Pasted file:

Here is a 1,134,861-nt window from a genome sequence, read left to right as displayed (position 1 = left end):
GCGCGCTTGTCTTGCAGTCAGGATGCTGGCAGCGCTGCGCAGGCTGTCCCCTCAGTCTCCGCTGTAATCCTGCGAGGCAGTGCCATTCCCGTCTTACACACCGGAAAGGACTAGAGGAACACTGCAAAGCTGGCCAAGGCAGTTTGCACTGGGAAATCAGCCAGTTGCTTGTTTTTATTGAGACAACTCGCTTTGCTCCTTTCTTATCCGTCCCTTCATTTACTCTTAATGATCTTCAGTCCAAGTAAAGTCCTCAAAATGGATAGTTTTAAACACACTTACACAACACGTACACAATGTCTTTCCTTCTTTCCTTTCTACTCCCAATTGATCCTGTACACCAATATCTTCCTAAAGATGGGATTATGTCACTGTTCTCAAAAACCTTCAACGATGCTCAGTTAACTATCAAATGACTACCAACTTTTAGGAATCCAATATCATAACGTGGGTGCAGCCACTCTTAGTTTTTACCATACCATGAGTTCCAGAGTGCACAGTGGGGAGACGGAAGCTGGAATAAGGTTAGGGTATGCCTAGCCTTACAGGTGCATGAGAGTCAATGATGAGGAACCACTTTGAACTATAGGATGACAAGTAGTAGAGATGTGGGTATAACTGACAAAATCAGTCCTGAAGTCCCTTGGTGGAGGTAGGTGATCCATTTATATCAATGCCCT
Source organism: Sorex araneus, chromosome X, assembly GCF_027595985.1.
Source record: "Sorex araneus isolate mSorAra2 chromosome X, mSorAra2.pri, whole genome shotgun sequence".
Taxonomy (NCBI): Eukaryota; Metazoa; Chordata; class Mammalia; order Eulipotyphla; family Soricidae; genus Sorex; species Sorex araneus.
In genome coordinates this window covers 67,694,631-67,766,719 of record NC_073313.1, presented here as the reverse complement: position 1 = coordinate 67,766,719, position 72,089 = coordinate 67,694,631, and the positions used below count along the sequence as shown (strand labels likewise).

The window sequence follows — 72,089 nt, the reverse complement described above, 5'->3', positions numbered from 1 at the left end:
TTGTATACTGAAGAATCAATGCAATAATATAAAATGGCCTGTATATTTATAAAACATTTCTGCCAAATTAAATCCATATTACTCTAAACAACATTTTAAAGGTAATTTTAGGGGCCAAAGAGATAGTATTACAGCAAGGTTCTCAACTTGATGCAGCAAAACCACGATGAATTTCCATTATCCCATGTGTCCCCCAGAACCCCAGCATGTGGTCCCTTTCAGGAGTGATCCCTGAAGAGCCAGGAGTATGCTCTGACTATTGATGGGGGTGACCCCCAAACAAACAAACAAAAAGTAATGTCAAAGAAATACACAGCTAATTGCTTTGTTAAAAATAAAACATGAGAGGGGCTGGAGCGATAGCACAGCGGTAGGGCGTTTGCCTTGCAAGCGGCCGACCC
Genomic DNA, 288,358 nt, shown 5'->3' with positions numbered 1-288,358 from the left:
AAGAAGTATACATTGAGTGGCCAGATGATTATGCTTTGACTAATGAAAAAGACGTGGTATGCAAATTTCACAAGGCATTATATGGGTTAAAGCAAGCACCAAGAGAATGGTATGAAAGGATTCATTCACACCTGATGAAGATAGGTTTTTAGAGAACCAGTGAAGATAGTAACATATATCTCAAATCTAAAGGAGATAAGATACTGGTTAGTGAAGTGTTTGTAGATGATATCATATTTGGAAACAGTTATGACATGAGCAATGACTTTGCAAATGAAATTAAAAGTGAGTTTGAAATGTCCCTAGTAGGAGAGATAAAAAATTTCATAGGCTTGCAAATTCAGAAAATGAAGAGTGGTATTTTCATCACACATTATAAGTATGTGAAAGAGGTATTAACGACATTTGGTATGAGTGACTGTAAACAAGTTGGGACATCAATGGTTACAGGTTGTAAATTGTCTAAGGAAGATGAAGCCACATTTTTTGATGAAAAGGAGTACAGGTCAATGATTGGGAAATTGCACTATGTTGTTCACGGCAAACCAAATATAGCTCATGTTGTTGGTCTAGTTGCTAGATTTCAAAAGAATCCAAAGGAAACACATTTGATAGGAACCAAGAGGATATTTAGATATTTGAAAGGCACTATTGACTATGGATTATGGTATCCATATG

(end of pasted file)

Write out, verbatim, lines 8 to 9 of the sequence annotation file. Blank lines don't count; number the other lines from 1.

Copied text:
TTGTATACTGAAGAATCAATGCAATAATATAAAATGGCCTGTATATTTATAAAACATTTCTGCCAAATTAAATCCATATTACTCTAAACAACATTTTAAAGGTAATTTTAGGGGCCAAAGAGATAGTATTACAGCAAGGTTCTCAACTTGATGCAGCAAAACCACGATGAATTTCCATTATCCCATGTGTCCCCCAGAACCCCAGCATGTGGTCCCTTTCAGGAGTGATCCCTGAAGAGCCAGGAGTATGCTCTGACTATTGATGGGGGTGACCCCCAAACAAACAAACAAAAAGTAATGTCAAAGAAATACACAGCTAATTGCTTTGTTAAAAATAAAACATGAGAGGGGCTGGAGCGATAGCACAGCGGTAGGGCGTTTGCCTTGCAAGCGGCCGACCC
Genomic DNA, 288,358 nt, shown 5'->3' with positions numbered 1-288,358 from the left: